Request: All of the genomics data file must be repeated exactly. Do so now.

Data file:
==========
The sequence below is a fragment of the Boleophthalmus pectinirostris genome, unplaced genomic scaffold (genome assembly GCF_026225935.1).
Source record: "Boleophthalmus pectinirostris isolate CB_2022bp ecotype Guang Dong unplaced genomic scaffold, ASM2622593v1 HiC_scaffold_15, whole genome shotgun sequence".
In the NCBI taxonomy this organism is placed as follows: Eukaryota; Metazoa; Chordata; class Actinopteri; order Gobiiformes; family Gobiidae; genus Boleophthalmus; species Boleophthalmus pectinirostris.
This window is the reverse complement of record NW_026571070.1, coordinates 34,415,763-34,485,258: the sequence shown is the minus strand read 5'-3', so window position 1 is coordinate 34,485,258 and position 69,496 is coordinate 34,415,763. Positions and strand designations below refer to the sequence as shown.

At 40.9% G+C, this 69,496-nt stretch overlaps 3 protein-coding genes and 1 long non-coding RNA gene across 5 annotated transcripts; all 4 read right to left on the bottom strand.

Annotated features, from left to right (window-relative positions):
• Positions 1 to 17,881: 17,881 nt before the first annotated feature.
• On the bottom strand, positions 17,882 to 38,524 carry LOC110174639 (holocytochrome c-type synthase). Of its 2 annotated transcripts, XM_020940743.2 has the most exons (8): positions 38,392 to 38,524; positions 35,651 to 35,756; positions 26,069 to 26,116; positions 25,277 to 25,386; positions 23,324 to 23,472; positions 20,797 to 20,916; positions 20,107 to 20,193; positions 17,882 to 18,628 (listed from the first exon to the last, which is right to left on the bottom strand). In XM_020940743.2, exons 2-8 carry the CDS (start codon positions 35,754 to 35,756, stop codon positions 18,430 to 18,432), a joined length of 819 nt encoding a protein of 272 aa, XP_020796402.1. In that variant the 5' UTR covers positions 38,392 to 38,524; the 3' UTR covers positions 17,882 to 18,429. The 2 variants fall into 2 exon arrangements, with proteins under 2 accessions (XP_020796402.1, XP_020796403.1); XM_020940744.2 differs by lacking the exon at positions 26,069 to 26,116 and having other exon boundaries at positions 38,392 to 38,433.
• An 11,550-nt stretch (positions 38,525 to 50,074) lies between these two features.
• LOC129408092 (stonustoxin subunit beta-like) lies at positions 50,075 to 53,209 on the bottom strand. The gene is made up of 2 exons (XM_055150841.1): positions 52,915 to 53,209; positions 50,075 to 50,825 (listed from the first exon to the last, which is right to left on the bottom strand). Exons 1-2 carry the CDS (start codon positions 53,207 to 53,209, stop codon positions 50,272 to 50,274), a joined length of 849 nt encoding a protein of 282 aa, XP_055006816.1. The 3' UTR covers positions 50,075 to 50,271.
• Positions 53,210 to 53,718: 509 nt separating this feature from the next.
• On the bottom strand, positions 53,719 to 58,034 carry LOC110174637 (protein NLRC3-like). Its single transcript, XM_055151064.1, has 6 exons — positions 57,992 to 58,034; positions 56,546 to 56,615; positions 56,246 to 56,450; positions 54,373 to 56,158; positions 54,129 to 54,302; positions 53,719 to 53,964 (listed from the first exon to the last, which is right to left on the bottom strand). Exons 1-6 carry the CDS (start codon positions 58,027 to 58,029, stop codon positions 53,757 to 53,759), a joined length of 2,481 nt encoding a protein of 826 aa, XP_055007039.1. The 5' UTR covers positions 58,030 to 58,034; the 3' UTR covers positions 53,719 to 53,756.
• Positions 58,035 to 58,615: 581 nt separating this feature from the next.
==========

The sequence below is a fragment of the Boleophthalmus pectinirostris genome, unplaced genomic scaffold (genome assembly GCF_026225935.1).
Source record: "Boleophthalmus pectinirostris isolate CB_2022bp ecotype Guang Dong unplaced genomic scaffold, ASM2622593v1 HiC_scaffold_15, whole genome shotgun sequence".
In the NCBI taxonomy this organism is placed as follows: Eukaryota; Metazoa; Chordata; class Actinopteri; order Gobiiformes; family Gobiidae; genus Boleophthalmus; species Boleophthalmus pectinirostris.
This window is the reverse complement of record NW_026571070.1, coordinates 34,415,763-34,485,258: the sequence shown is the minus strand read 5'-3', so window position 1 is coordinate 34,485,258 and position 69,496 is coordinate 34,415,763. Positions and strand designations below refer to the sequence as shown.

At 40.9% G+C, this 69,496-nt stretch overlaps 3 protein-coding genes and 1 long non-coding RNA gene across 5 annotated transcripts; all 4 read right to left on the bottom strand.

Annotated features, from left to right (window-relative positions):
• Positions 1 to 17,881: 17,881 nt before the first annotated feature.
• On the bottom strand, positions 17,882 to 38,524 carry LOC110174639 (holocytochrome c-type synthase). Of its 2 annotated transcripts, XM_020940743.2 has the most exons (8): positions 38,392 to 38,524; positions 35,651 to 35,756; positions 26,069 to 26,116; positions 25,277 to 25,386; positions 23,324 to 23,472; positions 20,797 to 20,916; positions 20,107 to 20,193; positions 17,882 to 18,628 (listed from the first exon to the last, which is right to left on the bottom strand). In XM_020940743.2, exons 2-8 carry the CDS (start codon positions 35,754 to 35,756, stop codon positions 18,430 to 18,432), a joined length of 819 nt encoding a protein of 272 aa, XP_020796402.1. In that variant the 5' UTR covers positions 38,392 to 38,524; the 3' UTR covers positions 17,882 to 18,429. The 2 variants fall into 2 exon arrangements, with proteins under 2 accessions (XP_020796402.1, XP_020796403.1); XM_020940744.2 differs by lacking the exon at positions 26,069 to 26,116 and having other exon boundaries at positions 38,392 to 38,433.
• An 11,550-nt stretch (positions 38,525 to 50,074) lies between these two features.
• LOC129408092 (stonustoxin subunit beta-like) lies at positions 50,075 to 53,209 on the bottom strand. The gene is made up of 2 exons (XM_055150841.1): positions 52,915 to 53,209; positions 50,075 to 50,825 (listed from the first exon to the last, which is right to left on the bottom strand). Exons 1-2 carry the CDS (start codon positions 53,207 to 53,209, stop codon positions 50,272 to 50,274), a joined length of 849 nt encoding a protein of 282 aa, XP_055006816.1. The 3' UTR covers positions 50,075 to 50,271.
• Positions 53,210 to 53,718: 509 nt separating this feature from the next.
• On the bottom strand, positions 53,719 to 58,034 carry LOC110174637 (protein NLRC3-like). Its single transcript, XM_055151064.1, has 6 exons — positions 57,992 to 58,034; positions 56,546 to 56,615; positions 56,246 to 56,450; positions 54,373 to 56,158; positions 54,129 to 54,302; positions 53,719 to 53,964 (listed from the first exon to the last, which is right to left on the bottom strand). Exons 1-6 carry the CDS (start codon positions 58,027 to 58,029, stop codon positions 53,757 to 53,759), a joined length of 2,481 nt encoding a protein of 826 aa, XP_055007039.1. The 5' UTR covers positions 58,030 to 58,034; the 3' UTR covers positions 53,719 to 53,756.
• Positions 58,035 to 58,615: 581 nt separating this feature from the next.